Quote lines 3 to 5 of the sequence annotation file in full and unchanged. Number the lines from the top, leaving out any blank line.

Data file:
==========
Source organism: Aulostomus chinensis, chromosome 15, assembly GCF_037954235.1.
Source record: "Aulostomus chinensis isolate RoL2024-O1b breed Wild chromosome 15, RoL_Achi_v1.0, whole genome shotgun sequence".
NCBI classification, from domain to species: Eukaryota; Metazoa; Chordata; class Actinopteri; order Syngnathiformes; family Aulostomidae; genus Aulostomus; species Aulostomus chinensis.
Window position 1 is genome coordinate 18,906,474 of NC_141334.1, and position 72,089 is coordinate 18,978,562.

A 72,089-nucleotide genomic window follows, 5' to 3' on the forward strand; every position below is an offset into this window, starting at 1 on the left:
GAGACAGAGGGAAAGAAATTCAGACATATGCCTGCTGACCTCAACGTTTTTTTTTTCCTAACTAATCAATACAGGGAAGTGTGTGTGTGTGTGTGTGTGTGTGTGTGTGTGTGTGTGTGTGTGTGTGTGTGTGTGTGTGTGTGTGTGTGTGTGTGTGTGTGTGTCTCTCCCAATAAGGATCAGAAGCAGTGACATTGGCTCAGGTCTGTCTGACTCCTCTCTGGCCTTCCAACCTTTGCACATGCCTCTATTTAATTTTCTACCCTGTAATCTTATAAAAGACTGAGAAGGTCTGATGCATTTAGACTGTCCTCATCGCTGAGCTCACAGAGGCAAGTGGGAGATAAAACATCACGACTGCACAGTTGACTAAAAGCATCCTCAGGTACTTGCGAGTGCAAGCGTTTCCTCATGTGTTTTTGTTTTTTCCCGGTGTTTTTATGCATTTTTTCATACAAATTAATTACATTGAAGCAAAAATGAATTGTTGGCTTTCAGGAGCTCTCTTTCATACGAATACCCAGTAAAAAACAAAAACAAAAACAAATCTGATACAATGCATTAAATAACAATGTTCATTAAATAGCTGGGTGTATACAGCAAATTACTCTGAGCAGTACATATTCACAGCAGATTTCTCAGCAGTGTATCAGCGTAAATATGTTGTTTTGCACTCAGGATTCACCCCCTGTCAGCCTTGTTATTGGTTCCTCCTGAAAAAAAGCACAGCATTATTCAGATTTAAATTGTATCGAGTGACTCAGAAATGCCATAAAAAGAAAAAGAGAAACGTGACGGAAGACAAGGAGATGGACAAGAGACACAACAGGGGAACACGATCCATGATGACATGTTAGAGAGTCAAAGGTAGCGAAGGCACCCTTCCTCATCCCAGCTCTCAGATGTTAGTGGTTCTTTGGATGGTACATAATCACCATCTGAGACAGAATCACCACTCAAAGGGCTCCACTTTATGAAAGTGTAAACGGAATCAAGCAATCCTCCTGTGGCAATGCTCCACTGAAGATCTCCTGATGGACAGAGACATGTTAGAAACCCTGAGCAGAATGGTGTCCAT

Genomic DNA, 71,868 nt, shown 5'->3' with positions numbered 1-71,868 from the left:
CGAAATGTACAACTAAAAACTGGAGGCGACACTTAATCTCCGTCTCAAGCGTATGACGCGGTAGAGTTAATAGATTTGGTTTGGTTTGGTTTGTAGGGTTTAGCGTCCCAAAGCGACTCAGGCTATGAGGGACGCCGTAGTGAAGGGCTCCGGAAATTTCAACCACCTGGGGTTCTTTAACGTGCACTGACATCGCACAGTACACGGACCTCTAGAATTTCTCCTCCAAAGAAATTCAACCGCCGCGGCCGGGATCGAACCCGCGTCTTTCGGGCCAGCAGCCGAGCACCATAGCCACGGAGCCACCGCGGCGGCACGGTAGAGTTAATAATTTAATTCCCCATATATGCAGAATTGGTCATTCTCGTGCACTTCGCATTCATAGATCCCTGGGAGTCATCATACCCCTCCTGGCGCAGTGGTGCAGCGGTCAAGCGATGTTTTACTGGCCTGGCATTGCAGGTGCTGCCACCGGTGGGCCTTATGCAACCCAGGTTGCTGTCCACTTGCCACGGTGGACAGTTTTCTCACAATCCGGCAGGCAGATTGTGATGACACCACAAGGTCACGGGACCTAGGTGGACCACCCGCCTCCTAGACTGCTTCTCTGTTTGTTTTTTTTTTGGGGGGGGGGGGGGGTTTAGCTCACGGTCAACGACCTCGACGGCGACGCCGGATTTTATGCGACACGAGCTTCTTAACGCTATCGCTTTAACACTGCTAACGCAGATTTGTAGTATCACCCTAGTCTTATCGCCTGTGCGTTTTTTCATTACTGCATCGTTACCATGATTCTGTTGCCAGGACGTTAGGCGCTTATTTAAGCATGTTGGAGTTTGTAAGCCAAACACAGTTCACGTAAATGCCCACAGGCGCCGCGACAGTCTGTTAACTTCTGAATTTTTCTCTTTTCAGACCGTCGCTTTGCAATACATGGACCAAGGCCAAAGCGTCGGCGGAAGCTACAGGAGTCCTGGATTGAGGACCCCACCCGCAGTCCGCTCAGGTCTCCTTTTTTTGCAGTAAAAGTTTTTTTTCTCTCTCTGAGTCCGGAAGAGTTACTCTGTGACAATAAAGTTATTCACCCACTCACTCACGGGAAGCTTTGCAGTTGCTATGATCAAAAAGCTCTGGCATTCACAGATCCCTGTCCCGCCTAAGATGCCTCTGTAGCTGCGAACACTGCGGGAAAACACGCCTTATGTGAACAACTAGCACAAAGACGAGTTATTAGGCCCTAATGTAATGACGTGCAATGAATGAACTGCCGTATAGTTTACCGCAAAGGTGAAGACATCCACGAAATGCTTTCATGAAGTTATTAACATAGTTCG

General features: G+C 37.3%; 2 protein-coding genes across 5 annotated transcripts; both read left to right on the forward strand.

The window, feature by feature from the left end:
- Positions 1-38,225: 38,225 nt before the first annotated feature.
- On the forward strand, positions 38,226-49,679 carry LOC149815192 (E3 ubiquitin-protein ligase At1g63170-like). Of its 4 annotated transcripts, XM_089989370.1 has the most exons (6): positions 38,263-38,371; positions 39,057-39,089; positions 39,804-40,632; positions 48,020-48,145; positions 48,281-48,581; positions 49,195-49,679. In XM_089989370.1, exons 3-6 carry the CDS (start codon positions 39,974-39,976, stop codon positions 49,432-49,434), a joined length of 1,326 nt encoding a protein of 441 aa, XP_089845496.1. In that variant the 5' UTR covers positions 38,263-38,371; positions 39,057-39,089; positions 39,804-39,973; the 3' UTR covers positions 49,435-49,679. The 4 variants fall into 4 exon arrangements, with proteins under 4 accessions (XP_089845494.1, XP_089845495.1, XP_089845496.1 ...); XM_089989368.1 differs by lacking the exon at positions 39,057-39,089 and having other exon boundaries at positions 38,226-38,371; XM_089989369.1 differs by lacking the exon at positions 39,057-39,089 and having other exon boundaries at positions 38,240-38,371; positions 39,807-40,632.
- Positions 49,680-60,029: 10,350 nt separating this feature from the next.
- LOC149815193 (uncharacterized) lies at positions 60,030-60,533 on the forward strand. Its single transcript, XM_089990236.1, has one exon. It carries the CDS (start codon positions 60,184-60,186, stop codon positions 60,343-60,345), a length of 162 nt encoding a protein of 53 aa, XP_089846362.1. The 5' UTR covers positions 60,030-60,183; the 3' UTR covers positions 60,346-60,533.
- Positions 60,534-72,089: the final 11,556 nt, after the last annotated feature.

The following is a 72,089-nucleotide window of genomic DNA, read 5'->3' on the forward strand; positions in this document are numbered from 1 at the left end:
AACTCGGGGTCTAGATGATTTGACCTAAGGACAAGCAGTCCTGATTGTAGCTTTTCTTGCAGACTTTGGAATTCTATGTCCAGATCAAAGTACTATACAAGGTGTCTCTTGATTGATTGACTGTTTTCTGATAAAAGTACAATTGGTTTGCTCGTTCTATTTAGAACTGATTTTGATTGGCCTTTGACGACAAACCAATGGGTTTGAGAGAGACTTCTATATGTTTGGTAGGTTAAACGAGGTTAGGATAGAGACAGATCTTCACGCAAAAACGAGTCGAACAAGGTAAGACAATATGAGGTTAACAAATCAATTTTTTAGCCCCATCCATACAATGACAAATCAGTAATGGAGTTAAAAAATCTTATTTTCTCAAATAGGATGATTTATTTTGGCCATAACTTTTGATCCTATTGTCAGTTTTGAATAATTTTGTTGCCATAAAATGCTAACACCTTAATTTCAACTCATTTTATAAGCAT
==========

NCBI classification, from domain to species: Eukaryota; Metazoa; Chordata; class Actinopteri; order Syngnathiformes; family Aulostomidae; genus Aulostomus; species Aulostomus chinensis.
Window position 1 is genome coordinate 18,906,474 of NC_141334.1, and position 72,089 is coordinate 18,978,562.

A 72,089-nucleotide genomic window follows, 5' to 3' on the forward strand; every position below is an offset into this window, starting at 1 on the left: